Technology and security careers are full of ups and downs - new opportunities and unexpected challenges.
Sometimes we work hard, succeed, accomplish a series of goals, get promoted and/or receive recognition. But what happens next? Friends, close colleagues and family tell us to stay humble, but that’s easier said than done. Dealing with success can actually be a difficult challenge. As I’ve written in other blogs, security professionals often have problems in this area at some point in their careers and may need a large helping of humble pie.
Or, just when you think everything is falling into place and you’re succeeding, along comes a new mountain that you’re not prepared to climb. We face adversity or obstacles that can’t be overcome quickly, if at all. Perhaps, the rumor mill can be hard to stomach. Naysayers all around say that you will fail. Some may even call you names or make accusations you’d prefer to not repeat.
Ever overheard talk like: “You can’t possibly succeed at the next level.” Or, “He’s not a manager!” Or, “No doubt, she was successful last year, but she’s really dropped off lately.”
Do you give up? Do you understand that your career is more like a marathon than a sprint?
But while these concepts may be easy things to talk about in theory, genuine lessons are much harder to learn in real life. We want concrete examples. We look for role models - people who demonstrate the right character, behaviors and habits. We know that over 80% or more of our jobs revolve around people issues and not just technology or process change. So we ask: Who is doing the right things in life? Who is working through the good times and difficult times with class? Which brings us to today’s advice.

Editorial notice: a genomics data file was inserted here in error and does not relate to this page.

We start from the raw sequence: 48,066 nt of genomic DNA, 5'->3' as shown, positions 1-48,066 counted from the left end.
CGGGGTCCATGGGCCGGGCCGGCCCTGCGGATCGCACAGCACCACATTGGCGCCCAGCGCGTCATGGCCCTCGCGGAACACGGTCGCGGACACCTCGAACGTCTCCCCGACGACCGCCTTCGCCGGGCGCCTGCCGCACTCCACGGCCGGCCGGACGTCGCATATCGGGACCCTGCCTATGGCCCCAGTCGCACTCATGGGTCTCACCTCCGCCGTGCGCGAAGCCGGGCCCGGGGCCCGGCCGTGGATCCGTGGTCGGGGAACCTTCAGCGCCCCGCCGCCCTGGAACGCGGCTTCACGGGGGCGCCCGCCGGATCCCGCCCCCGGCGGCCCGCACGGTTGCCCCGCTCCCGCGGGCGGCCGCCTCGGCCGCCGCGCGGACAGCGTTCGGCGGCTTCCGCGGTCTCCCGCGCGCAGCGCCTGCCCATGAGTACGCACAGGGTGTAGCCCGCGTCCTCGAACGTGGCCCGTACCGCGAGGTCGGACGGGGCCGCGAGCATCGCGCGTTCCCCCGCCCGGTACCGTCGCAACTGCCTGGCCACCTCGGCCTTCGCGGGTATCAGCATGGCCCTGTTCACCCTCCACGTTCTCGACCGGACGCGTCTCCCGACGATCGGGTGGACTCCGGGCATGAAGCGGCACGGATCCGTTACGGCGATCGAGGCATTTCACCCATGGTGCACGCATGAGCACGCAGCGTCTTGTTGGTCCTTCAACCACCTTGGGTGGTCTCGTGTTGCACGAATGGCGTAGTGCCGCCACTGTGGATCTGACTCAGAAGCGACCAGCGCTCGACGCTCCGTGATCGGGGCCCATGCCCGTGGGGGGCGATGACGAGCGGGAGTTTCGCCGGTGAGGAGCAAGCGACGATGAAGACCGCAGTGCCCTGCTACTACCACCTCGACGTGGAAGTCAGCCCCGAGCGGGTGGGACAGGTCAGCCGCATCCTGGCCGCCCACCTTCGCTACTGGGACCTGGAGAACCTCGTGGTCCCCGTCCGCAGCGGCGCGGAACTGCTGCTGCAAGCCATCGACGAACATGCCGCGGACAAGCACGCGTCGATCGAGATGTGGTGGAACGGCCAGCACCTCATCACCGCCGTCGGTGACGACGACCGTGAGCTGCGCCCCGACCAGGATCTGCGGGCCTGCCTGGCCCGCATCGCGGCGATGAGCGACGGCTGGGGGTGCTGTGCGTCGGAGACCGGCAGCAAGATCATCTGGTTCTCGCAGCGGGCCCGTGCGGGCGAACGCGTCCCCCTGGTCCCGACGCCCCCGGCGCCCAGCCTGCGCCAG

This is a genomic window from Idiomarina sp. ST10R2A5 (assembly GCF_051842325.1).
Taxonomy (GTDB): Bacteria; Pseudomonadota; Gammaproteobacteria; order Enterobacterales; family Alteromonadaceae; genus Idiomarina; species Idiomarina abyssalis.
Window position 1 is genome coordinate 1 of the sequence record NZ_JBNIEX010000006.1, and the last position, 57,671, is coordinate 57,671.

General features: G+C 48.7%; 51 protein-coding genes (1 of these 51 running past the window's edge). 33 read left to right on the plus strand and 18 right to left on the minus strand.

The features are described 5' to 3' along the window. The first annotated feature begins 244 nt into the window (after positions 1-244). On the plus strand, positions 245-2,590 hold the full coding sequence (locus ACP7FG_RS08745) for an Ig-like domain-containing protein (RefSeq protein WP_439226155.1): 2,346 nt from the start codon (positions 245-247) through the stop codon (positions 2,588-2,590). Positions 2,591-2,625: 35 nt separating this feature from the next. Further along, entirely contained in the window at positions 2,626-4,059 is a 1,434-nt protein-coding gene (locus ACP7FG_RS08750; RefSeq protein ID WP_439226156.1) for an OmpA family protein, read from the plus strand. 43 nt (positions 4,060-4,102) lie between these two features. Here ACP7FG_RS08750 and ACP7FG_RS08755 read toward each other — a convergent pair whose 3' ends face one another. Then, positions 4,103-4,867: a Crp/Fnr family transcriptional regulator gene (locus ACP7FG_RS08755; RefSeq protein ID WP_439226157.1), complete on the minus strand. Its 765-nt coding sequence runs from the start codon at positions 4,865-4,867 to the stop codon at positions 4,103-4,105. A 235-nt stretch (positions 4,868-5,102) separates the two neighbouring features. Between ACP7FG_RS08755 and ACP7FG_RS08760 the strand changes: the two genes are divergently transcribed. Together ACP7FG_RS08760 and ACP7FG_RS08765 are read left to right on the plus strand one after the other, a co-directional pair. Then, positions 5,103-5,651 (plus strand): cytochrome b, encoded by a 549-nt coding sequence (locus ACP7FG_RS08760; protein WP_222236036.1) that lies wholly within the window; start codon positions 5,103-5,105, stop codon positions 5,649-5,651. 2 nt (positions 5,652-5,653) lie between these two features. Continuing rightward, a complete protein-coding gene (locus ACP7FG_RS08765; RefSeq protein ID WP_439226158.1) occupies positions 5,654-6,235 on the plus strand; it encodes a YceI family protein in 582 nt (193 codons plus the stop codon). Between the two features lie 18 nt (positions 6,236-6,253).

I love sports, and I firmly believe that almost everyone can learn quite a bit from playing and watching sports. I’m talking about observing the good, the bad and the ugly from the players, coaches, the media and more – both on the field and off.
Since you’ve read the title of this article, you probably already know where I’m going next. But my perspective will probably surprise you. I’m not, historically, a Denver sports fan. The intriguing story about Tim Tebow is overflowing into “gather around the coffeepot” conversations around the nation for football addicts and non-fans alike. I never thought I’d be writing this article two months ago.
Nevertheless, I recently started watching Tim Tebow, the quarterback for the Denver Broncos – not just for his football skills – but for the way he deals with adversity and acts with humility and endurance despite the obstacles he is facing. I wanted to know: Why is Tebow such a controversial figure? Why does his story inspire or anger so many people? How can he respond so well to criticism? Can we do the similar things in our careers? How does he get going when the going gets tough?
As I analyzed what’s been going on recently, I've detected a few trends. This situation has developed into a David v Goliath story. If you prefer, Rocky Balboa versus Apollo Creed. Or, the upbeat, humble boy battles the large, nasty empire. The underdog with flaws struggles against the powerful oppressor(s) with all the authority. Sound like a movie script?
NFL Football fan or not - Americans love this stuff. It’s what dreams (and great stories) are made of! But this can’t possible go on for much longer in real life, can it?
Win or lose, I believe what I’m talking about can endure. But before I say why, let’s review a brief piece of recent NFL history.
Detroit Lions Rout Denver Broncos
The date was October 30 and the Chicago Tribune was just one of dozens of newspapers reporting the death of a Denver dream:
“Tim Tebow wasn't on one knee in prayer this time. He was on the ground in misery. The Detroit Lions (6-2) sacked Tebow seven times and turned his two turnovers into touchdowns as they snapped a two-game skid with a 45-10 victory over the Denver Broncos.”
USA Today hit even harder in their same day sports headline: Lions taunt Tebow, sack him seven times to beat Broncos. “The NFL's own website billed it as Good vs. Evil, and as Ndamukong Suh said after the Detroit Lions blitzed, battered and mocked Tim Tebow, ‘Evil prevails.’”